For some reason I didn’t want to leave Bam.
I got up at the crack of dawn, but instead of hitting the road, I sat in the courtyard on my own, eating a long slow breakfast, and writing the following email to my father.
I’m sitting here in Bam with all my bags packed and all my cycling clothes on, wondering whether or not to leave. For some reason I really don’t want to. I don’t feel scared. At least, I don’t think I do. Last night I was excited and raring to go. But I didn’t manage to get to sleep till at least 2, which means I’d be trying to ride today on four hours broken sleep. There was no hot water for my shower last night, and it went cold after 30 seconds this morning, so I’m grumpy and unclean and cold, as well as tired. There’s no sign of Mohammad, the son of the owner, who’s meant to be keeping an eye on the place. I suspect he’s still asleep. I’ve knocked on his door a couple of times, but there was no answer, and I’m sure I could rouse him by knocking more loudly, but somehow I just don’t want to.
All of this wouldn’t usually be a problem – I’ve cycled in worse conditions. Somehow I just really don’t want to leave. ‘Trust your instincts’, said Jay Griffiths at the beginning of this trip. But first I need to know how to read my instincts. Because this might be a premonition of Taliban ambushes just up the road, or an out-of-control truck with my name on it – or it might just be laziness. And I may never know.
Mind you, even if it is laziness, I can afford one more day here. At my current rate I can probably get to Zahedan in two days instead of three, and that still leaves me one day to spare. And after all, this visa was very expensive – I might as well use all of it. And I think there’s also a chance I’ll get scooped up by the police and driven to the border anyway, which would mean I’d take even less time. And Bam is a beautiful town – quiet and sunny, full of date palms and surrounded by rocky mountains and the beginning of the desert. I should make the most of it – I may never come here again.
So maybe it’s just this fear of laziness that makes me feel so bad about wanting to stay another day. I imagine all the people back home, who seem to think of me as some kind of tough, athletic superhero, and wonder how their opinions would change if they could see into my head, and see how lazy I really am. I realize just how much my self-worth and self-esteem are still tied up with my immediate achievements, and by what harsh standards I sometimes judge myself. After all, who cares if I spend an extra day sitting in Bam? It’s not morally wrong by definition. And I often complain about how little I see of the places I’m passing through. And I worked bloody hard for two years to pay for this trip – maybe I should learn to treat it as a holiday sometimes.
I’m also telling myself that I need to get as much rest as I can, while I can, because the next few weeks are going to be difficult, and opportunities for proper relaxation might be limited. But why do I feel this immense guilt for sitting still? Yesterday morning I stayed in bed for a couple of hours afer I woke up (I can’t REMEMBER the last time I did that), but even though I told myself this was the best possible use of my time, I was still constantly battling with the guilt. And although I’ll be partly relieved if I get a lift to the border, I’ll feel guilty as well.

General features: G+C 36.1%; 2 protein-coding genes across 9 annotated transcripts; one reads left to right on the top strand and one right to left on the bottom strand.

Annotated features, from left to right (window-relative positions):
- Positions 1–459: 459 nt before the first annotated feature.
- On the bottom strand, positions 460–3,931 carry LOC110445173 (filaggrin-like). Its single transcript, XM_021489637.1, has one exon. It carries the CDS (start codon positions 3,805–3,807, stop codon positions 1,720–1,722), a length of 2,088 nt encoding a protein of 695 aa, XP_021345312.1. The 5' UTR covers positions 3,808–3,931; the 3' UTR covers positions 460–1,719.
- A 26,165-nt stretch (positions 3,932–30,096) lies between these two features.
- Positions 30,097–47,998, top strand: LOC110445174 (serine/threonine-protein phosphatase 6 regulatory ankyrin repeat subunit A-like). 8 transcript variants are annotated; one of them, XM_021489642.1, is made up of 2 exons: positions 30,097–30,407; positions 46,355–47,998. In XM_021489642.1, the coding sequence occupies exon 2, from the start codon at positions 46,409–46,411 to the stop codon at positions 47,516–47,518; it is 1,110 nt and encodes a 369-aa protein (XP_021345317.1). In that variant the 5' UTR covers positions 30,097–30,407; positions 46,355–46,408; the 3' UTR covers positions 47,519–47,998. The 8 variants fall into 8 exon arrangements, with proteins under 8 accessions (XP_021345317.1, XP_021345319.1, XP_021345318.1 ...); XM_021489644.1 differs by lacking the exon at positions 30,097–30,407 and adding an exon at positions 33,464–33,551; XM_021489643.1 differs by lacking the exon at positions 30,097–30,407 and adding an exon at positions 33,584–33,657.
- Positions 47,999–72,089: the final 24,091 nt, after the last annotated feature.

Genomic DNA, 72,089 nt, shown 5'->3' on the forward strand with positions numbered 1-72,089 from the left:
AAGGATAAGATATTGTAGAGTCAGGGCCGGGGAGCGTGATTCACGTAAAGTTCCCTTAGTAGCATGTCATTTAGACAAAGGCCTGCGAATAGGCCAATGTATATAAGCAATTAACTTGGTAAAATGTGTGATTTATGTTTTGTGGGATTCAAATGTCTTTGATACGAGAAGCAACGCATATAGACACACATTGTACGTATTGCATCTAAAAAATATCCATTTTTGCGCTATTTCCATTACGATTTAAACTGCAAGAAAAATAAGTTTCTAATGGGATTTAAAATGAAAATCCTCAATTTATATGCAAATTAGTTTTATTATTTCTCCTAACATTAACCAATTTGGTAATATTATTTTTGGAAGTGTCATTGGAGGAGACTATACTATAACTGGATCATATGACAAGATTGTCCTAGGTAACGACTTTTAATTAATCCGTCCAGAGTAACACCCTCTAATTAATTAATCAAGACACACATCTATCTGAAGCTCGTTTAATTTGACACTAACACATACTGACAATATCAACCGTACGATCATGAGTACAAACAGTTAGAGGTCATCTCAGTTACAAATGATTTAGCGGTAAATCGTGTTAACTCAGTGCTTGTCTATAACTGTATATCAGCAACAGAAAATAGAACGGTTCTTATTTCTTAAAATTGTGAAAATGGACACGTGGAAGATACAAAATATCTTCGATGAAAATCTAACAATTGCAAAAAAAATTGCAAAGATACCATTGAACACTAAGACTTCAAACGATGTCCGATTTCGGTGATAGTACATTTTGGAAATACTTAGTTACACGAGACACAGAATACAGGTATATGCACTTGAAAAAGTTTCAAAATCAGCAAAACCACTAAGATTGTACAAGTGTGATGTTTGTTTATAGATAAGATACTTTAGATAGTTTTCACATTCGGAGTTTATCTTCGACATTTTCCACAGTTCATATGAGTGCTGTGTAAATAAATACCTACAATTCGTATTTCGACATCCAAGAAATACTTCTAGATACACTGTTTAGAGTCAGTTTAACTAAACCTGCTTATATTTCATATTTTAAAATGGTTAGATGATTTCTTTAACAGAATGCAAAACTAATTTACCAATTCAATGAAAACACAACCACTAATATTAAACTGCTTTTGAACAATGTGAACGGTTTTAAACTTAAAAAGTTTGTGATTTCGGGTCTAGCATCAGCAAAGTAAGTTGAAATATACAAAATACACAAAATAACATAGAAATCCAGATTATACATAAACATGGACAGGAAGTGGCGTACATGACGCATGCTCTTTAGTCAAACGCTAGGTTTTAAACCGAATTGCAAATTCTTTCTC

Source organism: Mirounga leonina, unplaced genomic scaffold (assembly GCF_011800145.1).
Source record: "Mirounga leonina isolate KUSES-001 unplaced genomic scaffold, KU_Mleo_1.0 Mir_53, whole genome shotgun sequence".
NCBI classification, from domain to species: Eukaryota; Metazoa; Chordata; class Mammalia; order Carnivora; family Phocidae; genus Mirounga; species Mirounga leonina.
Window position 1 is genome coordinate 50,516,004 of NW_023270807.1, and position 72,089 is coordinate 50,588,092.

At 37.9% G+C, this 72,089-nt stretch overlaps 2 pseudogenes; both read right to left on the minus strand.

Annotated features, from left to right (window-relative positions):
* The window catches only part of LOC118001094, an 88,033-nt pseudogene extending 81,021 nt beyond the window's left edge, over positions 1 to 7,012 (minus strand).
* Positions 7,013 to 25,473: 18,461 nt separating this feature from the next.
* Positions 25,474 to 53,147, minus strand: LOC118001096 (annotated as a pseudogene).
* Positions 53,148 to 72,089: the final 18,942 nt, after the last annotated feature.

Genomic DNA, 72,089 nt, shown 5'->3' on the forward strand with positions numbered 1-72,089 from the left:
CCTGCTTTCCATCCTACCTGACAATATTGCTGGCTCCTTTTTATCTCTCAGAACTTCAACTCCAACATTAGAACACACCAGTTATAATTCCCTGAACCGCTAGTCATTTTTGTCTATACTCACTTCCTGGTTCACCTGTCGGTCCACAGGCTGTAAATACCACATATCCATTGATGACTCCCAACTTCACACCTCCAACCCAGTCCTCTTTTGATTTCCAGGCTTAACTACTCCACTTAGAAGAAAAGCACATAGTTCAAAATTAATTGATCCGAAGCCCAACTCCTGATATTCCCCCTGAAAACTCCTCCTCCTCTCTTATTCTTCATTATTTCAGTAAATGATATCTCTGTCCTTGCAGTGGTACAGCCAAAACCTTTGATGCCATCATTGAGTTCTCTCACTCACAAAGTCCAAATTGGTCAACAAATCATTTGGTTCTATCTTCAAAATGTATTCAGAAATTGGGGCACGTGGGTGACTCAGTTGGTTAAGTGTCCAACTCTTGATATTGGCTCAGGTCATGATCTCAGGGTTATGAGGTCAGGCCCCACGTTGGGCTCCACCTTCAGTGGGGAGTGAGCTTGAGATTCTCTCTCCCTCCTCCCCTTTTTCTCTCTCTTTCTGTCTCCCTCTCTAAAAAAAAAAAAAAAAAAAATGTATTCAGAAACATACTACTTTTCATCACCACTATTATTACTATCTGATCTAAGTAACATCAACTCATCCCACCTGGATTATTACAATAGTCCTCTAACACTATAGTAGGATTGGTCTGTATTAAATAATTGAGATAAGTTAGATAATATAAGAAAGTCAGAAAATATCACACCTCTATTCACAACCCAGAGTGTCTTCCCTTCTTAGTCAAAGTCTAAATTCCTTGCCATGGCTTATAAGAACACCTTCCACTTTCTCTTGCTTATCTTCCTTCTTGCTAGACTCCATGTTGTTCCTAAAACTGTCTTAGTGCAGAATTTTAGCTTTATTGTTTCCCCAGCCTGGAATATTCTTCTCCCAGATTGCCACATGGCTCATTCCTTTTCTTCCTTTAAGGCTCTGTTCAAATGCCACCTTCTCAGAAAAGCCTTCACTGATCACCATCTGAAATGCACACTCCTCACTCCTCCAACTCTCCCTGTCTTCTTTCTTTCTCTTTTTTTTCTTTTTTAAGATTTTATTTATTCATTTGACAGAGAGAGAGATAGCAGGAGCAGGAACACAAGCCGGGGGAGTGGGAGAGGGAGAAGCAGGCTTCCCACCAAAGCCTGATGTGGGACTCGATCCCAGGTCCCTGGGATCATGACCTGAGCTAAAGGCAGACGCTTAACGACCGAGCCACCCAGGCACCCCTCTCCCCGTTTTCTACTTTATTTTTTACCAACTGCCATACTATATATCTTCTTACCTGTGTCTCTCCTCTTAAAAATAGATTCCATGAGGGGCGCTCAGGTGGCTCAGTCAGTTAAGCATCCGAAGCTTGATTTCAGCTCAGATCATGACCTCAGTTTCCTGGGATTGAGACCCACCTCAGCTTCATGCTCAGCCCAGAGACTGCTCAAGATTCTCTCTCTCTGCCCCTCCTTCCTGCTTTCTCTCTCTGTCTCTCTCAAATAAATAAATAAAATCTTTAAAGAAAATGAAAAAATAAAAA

Ah well, it’s too late to leave now. Looks like I have one more day’s holiday.
So I spent a leisurely day in Akbar’s courtyard, and found I was perfectly happy just to Sit Still and Do Nothing. After an hour or so I was joined by Michael and Anna, the smart Austrian couple who’d turned up the previous evening (it being a small world, or perhaps just a narrow road, they had heard about me from Bert and Thijs, whom they’d run into in Dogubeyazit the previous week), and we passed the morning swapping stories of our journeys to date and the lives we’d left behind, realising in the process that we got on far better than I do with most travellers I meet – often, once the initial enthusiasm of meeting another cyclist/foreigner has died down, you’ll find you have little in common, and the conversation dries up very quickly.
Michael and Anna had recently quit their high-flying jobs in finance and consultancy, and were driving to South Africa, via India, where they planned to ship the Landcruiser from Bombay to somewhere on Africa’s east coast. Unlike me, they had spent the last few years travelling extensively whenever they got the chance, and I was given extremely detailed advice for the entire length of South America. (This is already one of the legs I’m most excited about, and one of the reasons I’m determined to hang on through whatever the rest of Asia throws at me.)
I was fascinated by the differences between their expedition and mine – and for that matter, their lives and mine. In a slightly different world, I too might have ended up in a cushy Oxbridge milkround job, telling myself it was only for a few years, but finding it harder and harder to let go – and then finally escaping in my late twenties, just before children and responsibility would mean I was stuck forever. Although I consider this kind of career path the opposite end of the scale from where I’ve ended up, maybe it isn’t so far away after all. I find myself drawn to people like Michael and Anna, partly because they’re of the same mould as many of my university friends who did end up working in the City, and partly because, despite the superficial differences in our lifestyles, we’re from the same social and educational background, we have similar outlooks, and we’ve enjoyed the same breadth of opportunity, even if we took advantage of it in drastically different ways.
We said our goodbyes that evening. I now had to cover the 300km to Zahedan in only two days, so needed to make an early start. They would be driving the entire distance in just a few hours, so could afford a lie-in.